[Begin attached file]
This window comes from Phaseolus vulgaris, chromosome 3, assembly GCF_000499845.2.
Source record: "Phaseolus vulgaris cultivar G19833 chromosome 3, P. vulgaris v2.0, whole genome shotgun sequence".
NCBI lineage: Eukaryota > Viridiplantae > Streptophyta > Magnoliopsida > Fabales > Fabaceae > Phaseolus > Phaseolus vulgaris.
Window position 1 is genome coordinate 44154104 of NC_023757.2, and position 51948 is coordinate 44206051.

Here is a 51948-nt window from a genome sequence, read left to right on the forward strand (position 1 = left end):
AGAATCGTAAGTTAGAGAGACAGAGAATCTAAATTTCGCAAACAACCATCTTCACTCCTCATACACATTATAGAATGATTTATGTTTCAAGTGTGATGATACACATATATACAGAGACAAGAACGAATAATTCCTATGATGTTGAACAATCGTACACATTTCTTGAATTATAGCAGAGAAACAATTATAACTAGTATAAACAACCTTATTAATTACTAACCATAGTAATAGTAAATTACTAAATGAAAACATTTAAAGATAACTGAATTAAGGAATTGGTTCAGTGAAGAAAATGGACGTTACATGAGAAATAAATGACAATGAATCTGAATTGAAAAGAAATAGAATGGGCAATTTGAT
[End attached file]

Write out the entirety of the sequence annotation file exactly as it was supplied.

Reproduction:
This window comes from Phaseolus vulgaris, chromosome 3, assembly GCF_000499845.2.
Source record: "Phaseolus vulgaris cultivar G19833 chromosome 3, P. vulgaris v2.0, whole genome shotgun sequence".
NCBI lineage: Eukaryota > Viridiplantae > Streptophyta > Magnoliopsida > Fabales > Fabaceae > Phaseolus > Phaseolus vulgaris.
Window position 1 is genome coordinate 44154104 of NC_023757.2, and position 51948 is coordinate 44206051.

Here is a 51948-nt window from a genome sequence, read left to right on the forward strand (position 1 = left end):
AGAATCGTAAGTTAGAGAGACAGAGAATCTAAATTTCGCAAACAACCATCTTCACTCCTCATACACATTATAGAATGATTTATGTTTCAAGTGTGATGATACACATATATACAGAGACAAGAACGAATAATTCCTATGATGTTGAACAATCGTACACATTTCTTGAATTATAGCAGAGAAACAATTATAACTAGTATAAACAACCTTATTAATTACTAACCATAGTAATAGTAAATTACTAAATGAAAACATTTAAAGATAACTGAATTAAGGAATTGGTTCAGTGAAGAAAATGGACGTTACATGAGAAATAAATGACAATGAATCTGAATTGAAAAGAAATAGAATGGGCAATTTGAT